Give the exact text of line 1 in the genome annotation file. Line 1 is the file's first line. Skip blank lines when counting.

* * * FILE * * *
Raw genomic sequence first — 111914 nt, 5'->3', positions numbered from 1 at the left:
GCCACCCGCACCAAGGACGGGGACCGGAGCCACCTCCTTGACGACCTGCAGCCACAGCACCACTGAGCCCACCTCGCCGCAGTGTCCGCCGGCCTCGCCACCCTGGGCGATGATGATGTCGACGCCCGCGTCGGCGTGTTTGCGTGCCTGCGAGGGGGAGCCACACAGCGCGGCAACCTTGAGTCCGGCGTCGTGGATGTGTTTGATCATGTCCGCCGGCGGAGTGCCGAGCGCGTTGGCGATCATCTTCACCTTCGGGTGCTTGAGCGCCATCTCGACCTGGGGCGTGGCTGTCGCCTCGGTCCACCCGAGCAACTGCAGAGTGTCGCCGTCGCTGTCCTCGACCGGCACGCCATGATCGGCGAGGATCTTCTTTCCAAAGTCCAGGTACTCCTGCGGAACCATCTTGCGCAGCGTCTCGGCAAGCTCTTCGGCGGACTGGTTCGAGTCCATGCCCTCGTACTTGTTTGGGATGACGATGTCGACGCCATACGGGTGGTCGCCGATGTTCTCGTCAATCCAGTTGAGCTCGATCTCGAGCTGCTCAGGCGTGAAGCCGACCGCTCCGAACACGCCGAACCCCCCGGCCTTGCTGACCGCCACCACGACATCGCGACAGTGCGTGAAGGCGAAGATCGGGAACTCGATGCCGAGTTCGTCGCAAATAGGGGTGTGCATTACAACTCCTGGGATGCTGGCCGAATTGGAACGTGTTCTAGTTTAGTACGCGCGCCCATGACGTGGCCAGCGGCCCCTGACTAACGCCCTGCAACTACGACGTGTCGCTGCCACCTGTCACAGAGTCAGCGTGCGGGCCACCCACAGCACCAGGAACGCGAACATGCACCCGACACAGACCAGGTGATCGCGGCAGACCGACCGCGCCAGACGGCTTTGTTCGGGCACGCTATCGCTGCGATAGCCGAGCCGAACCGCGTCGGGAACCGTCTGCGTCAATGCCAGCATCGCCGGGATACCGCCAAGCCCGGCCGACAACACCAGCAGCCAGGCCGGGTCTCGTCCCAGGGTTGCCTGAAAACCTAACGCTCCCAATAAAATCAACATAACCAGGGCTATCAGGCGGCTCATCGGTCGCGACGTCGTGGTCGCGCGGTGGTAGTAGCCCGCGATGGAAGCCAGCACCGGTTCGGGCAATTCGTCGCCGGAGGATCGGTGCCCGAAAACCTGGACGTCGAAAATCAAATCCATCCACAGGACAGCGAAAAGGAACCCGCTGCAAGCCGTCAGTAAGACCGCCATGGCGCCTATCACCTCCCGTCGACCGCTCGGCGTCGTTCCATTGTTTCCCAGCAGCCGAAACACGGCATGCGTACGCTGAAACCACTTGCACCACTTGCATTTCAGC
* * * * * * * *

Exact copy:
Raw genomic sequence first — 111914 nt, 5'->3', positions numbered from 1 at the left: